Atom-thick CCD could capture images: Scientists develop two-dimensional, light-sensitive material

December 19, 2014
A three-pixel prototype sensor based on CIS, a two-dimensional compound of copper, indium and selenium atoms, showed remarkable potential for its ability to capture and hold light in experiments at Rice University. The material may be the basis for future flat imaging devices. Credit: Ajayan Group/Rice University

An atomically thin material developed at Rice University may lead to the thinnest-ever imaging platform.

Synthetic two-dimensional materials based on metal chalcogenide compounds could be the basis for superthin devices, according to Rice researchers. One such material, molybdenum disulfide, is being widely studied for its light-detecting properties, but copper indium selenide (CIS) also shows extraordinary promise.

Sidong Lei, a graduate student in the Rice lab of materials scientist Pulickel Ajayan, synthesized CIS, a single-layer matrix of copper, indium and selenium atoms. Lei also built a prototype—a three-pixel, charge-coupled device (CCD)—to prove the material's ability to capture an image.

The details appear this month in the American Chemical Society journal Nano Letters.

Lei said the optoelectronic memory material could be an important component in two-dimensional electronics that capture images. "Traditional CCDs are thick and rigid, and it would not make sense to combine them with 2-D elements," he said. "CIS-based CCDs would be ultrathin, transparent and flexible, and are the missing piece for things like 2-D imaging devices."

The device traps electrons formed when light hits the material and holds them until released for storage, Lei said.

CIS pixels are highly sensitive to light because the trapped electrons dissipate so slowly, said Robert Vajtai, a senior faculty fellow in Rice's Department of Materials Science and NanoEngineering. "There are many two-dimensional that can sense light, but none are as efficient as this material," he said. "This material is 10 times more efficient than the best we've seen before."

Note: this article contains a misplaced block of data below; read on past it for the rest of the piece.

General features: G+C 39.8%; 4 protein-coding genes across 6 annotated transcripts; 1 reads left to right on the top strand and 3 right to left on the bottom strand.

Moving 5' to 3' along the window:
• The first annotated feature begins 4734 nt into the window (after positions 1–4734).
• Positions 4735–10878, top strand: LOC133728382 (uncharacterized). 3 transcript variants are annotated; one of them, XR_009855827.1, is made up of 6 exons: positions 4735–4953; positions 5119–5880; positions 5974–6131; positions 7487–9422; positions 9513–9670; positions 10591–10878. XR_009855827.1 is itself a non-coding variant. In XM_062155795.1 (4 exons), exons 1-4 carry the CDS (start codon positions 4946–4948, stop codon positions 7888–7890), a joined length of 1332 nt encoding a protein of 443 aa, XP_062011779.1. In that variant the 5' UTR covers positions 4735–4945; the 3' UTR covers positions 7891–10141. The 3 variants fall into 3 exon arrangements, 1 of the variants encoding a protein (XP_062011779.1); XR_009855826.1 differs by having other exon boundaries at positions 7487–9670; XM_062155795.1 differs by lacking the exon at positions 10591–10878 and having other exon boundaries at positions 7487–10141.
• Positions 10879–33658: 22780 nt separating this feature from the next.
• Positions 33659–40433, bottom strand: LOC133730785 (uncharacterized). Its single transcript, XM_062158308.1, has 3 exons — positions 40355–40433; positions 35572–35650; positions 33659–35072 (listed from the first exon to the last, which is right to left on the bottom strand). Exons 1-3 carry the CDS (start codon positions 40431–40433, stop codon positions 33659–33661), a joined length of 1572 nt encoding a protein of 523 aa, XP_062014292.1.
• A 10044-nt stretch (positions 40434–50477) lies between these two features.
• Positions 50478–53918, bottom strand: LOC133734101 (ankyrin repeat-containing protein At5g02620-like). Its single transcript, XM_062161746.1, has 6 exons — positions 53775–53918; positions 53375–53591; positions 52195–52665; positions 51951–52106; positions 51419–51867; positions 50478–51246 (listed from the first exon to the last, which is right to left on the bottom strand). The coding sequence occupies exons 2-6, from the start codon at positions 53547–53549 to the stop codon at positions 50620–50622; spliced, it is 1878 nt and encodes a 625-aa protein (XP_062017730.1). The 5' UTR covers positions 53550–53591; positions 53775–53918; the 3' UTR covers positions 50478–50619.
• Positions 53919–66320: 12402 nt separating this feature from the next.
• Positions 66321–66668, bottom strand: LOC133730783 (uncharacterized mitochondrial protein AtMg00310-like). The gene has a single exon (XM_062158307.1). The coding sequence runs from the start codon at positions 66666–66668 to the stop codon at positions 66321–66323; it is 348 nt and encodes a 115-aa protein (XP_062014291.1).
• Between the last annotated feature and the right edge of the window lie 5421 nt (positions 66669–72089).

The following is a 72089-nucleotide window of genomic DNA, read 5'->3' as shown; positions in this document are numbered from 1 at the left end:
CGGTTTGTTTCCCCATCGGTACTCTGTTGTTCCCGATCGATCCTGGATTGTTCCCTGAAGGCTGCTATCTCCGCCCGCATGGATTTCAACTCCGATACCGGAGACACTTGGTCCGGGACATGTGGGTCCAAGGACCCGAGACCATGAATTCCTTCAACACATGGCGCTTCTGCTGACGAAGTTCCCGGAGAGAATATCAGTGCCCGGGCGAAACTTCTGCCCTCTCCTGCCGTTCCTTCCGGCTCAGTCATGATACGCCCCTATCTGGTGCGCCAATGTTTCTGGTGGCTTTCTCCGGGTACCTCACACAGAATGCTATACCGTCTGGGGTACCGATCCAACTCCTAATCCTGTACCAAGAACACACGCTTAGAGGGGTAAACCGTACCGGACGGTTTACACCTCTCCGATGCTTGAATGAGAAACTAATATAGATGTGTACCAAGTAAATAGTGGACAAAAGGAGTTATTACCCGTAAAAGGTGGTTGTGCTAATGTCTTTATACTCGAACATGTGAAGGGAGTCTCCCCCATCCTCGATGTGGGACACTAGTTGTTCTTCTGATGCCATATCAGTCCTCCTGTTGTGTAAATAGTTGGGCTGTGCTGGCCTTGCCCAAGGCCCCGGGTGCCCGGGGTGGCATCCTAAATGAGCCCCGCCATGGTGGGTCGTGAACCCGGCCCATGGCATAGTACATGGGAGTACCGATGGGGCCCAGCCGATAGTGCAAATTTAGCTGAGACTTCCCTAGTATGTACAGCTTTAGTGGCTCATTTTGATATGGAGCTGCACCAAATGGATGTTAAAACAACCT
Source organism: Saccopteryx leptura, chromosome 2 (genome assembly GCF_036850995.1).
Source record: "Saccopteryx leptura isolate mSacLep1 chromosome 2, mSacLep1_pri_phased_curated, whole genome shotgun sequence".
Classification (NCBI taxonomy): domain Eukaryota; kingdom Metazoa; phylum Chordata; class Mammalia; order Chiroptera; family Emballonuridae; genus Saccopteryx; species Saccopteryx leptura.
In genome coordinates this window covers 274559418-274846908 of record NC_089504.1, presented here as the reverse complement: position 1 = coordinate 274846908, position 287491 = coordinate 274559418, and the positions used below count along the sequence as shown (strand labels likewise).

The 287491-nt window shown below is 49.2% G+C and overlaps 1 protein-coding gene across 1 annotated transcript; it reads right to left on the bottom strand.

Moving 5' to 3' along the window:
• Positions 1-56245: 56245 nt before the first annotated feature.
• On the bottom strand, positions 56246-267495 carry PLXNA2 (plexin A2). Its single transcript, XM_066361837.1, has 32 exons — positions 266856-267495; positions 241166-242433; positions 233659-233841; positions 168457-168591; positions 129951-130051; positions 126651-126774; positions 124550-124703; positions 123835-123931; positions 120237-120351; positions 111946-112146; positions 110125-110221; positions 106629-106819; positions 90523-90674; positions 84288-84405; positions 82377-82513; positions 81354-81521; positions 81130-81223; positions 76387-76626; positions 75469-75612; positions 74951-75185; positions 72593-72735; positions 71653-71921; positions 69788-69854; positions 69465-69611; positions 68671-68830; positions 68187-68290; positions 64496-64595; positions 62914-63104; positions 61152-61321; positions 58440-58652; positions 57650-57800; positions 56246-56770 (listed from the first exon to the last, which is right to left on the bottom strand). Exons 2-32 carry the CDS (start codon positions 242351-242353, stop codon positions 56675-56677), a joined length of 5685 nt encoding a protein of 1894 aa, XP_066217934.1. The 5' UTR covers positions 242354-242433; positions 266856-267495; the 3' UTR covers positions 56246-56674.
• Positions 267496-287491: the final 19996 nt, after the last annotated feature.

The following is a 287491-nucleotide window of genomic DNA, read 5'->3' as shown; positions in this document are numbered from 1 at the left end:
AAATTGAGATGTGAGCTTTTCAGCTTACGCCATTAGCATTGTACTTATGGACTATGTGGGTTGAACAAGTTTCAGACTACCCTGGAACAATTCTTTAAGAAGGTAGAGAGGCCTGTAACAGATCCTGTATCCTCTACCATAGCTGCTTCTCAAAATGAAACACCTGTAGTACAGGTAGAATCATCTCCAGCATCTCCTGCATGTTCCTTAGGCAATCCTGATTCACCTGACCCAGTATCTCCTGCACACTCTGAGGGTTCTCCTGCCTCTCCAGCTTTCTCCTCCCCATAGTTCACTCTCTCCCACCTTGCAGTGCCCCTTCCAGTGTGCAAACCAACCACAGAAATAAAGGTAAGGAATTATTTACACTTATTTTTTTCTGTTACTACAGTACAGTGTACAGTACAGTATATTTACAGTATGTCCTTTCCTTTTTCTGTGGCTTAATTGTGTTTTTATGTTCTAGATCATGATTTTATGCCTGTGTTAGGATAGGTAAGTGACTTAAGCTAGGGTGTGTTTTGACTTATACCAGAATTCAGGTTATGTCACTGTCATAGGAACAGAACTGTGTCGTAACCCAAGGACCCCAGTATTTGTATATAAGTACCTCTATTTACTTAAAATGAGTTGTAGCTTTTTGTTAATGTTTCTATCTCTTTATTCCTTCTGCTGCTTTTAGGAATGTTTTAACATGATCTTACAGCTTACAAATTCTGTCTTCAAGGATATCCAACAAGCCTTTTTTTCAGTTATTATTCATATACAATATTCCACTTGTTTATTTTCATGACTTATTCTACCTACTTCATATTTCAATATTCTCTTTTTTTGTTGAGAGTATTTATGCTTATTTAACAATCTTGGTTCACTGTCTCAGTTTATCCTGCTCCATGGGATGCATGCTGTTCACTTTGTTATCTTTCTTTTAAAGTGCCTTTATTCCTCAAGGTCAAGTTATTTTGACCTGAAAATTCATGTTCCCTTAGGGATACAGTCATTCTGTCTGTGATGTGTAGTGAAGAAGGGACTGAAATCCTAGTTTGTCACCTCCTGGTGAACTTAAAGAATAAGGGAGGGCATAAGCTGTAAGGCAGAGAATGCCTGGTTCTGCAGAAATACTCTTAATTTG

Rice University graduate student Sidong Lei displays a three-pixel prototype made with atomically thin layers of CIS. The new material developed at Rice shows promise for two-dimensional electronics. Credit: Jeff Fitlow/Rice University A schematic shows the design of an optoelectronic memory device based on CIS, a two-dimensional material developed at Rice University. The device traps electrons formed when light hits the material and holds them until released for storage; it could form the basis of future flat imaging devices. Credit: Ajayan Group/Rice University

Because the material is transparent, a CIS-based scanner might use light from one side to illuminate the image on the other for capture. For medical applications, Lei envisions CIS being combined with other 2-D electronics in tiny bio-imaging devices that monitor real-time conditions.

In the experiments for the newly reported study, Lei and colleagues grew synthetic CIS crystals, pulled single-layer sheets from the crystals and then tested the ability of the layers to capture . He said the layer is about two nanometers thick and consists of a nine-atom-thick lattice. The material may also be grown via chemical vapor deposition to a size limited only by the size of the furnace, Lei said.